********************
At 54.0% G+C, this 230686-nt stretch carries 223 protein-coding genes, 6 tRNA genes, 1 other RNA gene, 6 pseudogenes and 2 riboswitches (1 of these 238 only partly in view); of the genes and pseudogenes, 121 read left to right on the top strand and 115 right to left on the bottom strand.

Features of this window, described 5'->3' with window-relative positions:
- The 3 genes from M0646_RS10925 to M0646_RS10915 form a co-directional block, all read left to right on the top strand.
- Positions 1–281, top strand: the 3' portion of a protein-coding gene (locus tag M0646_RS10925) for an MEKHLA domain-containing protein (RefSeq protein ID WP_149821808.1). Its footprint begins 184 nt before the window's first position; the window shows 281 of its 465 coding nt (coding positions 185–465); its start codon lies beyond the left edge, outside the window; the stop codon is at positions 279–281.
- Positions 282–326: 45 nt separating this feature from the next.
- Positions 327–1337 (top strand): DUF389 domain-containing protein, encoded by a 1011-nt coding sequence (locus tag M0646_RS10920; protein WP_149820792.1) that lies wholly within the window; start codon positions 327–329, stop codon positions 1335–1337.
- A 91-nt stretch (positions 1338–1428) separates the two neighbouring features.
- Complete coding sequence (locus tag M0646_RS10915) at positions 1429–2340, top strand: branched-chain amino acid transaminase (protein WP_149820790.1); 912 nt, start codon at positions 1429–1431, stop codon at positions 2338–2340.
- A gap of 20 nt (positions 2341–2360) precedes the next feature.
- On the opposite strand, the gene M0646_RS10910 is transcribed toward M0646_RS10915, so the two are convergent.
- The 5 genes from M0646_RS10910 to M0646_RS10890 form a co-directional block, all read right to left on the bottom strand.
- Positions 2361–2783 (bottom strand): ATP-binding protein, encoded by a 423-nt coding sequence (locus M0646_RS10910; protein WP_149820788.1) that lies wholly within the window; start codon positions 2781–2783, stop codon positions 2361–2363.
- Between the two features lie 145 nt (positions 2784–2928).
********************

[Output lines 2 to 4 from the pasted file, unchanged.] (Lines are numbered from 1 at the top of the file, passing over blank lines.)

Features of this window, described 5'->3' with window-relative positions:
- The 3 genes from M0646_RS10925 to M0646_RS10915 form a co-directional block, all read left to right on the top strand.
- Positions 1–281, top strand: the 3' portion of a protein-coding gene (locus tag M0646_RS10925) for an MEKHLA domain-containing protein (RefSeq protein ID WP_149821808.1). Its footprint begins 184 nt before the window's first position; the window shows 281 of its 465 coding nt (coding positions 185–465); its start codon lies beyond the left edge, outside the window; the stop codon is at positions 279–281.